Kawai's SX 240 portable keyboard appeals to the eye but what about the ear?
James Betteridge is not totally convinced by the new Kawai portable but remains impressed by its new method of parameter selection for editing.
Today the proverbial polyphonic bandwagon is brimming with the output of a seemingly unending stream of manufacturers eager to get a slice of the action, and each month sees a few more leap aboard. Of course, this means that your only chance of staying on top of the situation is to read and listen to magazines like this one: it's an ill wind...
Kawai have been around for a while now, and have created an excellent reputation for their electric/acoustic pianos, fashioned in the style of the famous Yamaha CP70/80. They entered the synth market a while back with a neat, though less than staggering, poly in the form of the SX-210, and now they proudly present the next part of what promises to be a series of electronic instruments, the SX-240.
The 240 is equipped with 2 banks of 8 DCO's (digitally controlled oscillators), ie it's 8-note polyphonic. These can be configured in any one of three key-assign modes.
1. Although in this mode you are limited to monophonic playing, you are given the full weight of all 16 oscillators triggered by a single key thus producing a big, thick sound well suited to certain lead/melody lines. While it is possible, in this and any other mode, to finely detune the second band of DCO's with respect to the first to give an approximation of that analogue, VCO drift, there is unhappily no 'detune' facility for the mono mode. This is where all eight oscillators in each of the two banks can be slightly detuned relative to each other, with only the first two remaining at 'true' pitch. This is very effective in enlarging the, overall sound, and is another strange omission. The existing 'leadline' preset has been programmed in the mono mode, and isn't at all bad, but it really does miss the extra dimension of detune.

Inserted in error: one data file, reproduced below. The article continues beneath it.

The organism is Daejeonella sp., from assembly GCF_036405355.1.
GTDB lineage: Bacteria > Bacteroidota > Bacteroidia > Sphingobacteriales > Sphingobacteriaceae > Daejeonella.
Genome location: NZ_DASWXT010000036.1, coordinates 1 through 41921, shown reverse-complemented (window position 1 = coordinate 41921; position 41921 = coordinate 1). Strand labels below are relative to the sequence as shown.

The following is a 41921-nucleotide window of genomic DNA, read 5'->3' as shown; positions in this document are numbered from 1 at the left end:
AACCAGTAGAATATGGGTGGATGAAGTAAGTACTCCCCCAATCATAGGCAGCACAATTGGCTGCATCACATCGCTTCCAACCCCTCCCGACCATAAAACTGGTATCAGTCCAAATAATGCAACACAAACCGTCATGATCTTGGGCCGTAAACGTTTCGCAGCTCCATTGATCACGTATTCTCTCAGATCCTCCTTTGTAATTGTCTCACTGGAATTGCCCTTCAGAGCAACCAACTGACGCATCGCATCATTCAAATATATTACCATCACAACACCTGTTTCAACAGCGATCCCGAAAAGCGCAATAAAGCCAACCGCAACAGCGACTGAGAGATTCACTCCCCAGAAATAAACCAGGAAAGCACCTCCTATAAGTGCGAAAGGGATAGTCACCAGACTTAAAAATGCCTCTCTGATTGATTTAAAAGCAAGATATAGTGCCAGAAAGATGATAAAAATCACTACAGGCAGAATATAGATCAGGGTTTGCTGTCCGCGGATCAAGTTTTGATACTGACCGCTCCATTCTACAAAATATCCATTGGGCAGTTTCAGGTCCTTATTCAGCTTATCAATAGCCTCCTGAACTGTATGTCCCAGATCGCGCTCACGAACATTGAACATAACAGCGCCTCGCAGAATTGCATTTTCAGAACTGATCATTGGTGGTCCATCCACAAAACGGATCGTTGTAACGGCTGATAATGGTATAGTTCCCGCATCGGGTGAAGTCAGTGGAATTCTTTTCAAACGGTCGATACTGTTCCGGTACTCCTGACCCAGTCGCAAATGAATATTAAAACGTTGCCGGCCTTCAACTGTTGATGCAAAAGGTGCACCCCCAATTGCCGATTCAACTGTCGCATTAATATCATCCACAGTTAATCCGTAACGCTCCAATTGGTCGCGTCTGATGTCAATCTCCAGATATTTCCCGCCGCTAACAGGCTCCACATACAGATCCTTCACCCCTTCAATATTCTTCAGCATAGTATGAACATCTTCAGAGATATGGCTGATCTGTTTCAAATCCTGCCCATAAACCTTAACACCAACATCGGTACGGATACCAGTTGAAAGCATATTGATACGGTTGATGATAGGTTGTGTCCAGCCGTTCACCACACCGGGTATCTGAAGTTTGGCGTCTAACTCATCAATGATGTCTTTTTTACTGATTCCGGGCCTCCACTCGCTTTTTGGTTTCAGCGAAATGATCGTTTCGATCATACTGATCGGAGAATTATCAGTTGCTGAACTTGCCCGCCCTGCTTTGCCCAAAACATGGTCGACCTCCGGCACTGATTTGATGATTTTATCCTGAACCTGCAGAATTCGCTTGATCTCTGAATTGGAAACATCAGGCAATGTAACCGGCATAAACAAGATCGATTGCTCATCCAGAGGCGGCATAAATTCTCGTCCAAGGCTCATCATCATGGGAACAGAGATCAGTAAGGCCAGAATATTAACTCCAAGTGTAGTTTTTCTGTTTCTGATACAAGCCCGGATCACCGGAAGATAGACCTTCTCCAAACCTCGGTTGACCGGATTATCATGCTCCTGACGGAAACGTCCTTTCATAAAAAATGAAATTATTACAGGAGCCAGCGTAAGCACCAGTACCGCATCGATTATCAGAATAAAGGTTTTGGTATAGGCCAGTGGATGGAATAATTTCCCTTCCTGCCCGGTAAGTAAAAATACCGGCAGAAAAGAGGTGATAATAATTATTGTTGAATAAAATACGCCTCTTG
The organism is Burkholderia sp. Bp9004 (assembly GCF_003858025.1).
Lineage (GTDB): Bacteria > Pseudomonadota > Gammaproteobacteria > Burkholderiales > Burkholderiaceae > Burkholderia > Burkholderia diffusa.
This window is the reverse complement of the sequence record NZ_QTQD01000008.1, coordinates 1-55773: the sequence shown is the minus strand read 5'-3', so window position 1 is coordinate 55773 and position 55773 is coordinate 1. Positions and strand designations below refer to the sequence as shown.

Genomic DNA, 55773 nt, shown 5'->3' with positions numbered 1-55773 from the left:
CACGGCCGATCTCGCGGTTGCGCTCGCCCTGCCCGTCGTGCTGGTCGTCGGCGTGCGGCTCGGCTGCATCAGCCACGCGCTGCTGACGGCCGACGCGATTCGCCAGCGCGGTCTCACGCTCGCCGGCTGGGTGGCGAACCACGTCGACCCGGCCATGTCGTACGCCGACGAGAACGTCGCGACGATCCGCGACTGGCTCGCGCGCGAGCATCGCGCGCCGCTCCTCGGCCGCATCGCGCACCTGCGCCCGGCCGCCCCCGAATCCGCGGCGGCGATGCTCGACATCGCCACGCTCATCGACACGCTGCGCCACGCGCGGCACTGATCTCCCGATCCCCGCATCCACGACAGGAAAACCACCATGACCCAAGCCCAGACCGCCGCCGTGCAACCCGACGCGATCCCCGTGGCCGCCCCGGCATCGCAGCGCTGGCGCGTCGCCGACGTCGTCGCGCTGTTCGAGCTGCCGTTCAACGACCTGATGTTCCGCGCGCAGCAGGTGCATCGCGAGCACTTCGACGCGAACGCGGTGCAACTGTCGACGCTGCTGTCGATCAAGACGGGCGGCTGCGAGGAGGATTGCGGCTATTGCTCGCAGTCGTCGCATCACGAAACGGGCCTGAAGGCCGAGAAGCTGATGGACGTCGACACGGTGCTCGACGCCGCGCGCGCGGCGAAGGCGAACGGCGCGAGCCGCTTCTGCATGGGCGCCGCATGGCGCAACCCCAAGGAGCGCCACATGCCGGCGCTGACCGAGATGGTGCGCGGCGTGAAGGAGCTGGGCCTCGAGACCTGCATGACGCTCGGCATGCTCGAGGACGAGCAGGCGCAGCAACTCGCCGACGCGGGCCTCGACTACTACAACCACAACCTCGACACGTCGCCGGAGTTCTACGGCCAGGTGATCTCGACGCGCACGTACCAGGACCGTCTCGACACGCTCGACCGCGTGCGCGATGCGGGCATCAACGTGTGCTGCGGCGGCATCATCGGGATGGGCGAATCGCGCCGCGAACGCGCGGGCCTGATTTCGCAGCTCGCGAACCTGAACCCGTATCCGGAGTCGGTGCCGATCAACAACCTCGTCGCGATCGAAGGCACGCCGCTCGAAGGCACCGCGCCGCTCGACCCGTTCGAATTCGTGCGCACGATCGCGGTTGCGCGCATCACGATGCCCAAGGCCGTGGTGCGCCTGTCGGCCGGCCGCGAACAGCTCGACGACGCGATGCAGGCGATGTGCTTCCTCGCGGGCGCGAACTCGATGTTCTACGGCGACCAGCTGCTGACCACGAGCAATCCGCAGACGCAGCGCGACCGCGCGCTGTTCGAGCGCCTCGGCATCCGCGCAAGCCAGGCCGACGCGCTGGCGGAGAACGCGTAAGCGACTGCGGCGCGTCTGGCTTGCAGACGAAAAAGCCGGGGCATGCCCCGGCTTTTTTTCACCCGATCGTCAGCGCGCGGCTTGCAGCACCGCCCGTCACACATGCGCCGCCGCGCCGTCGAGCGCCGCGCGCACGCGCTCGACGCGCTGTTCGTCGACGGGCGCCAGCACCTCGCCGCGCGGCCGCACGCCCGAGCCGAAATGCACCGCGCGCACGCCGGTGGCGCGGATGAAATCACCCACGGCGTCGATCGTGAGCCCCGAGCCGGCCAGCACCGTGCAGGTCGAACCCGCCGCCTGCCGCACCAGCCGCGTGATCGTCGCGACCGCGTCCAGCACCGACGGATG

2. Poly 4 — the 16 oscillators are split in four, giving 4-note polyphony with the weight of 4 DCO's per note.
3. Poly 8 — the advantages of 8-note polyphony, but with only 2 DCO's per note.
As bemusing as the lack of detune on a synth of this price, is the lack of cross modulation, which immediately cuts out a particular range of useful metallic and gong-like sounds.
More surprises are in store with the keyboard itself which is of the standard unweighted, plastic variety, and which isn't in any way touch sensitive. Velocity sensitivity is becoming a fairly standard inclusion, even on substantially less expensive instruments, and this could be considered by many as a significant omission.
There is capacity for 48 editable patch preset memories (6 banks, A-F of 8, 1 -8) — not a very impressive number in the light of many other current models which offer getting on for twice that number. There is, however, a tape dump facility allowing a practically infinite library of sounds to be built up.
The keyboard has a fixed split point at middle C such that a different voicing can be assigned to each section, and a pair of levers allow the upper and lower levels to be balanced. Alternatively, the 'dual' button, allows the two sounds to be layered on top of each other, and any single memory can store both parts of a split or dual preset to allow quick access.
Other standard facilities include chord hold, adjustable portamento and glissando, and a variety of sockets for such pedals as sustain, preset advance, sequencer programme select, plus others for clock in/out. As far as performance controls go, the modulation button is rather small and inconveniently positioned with regard to the pitch-bend lever. I wouldn't have thought anyone would have made that mistake these days.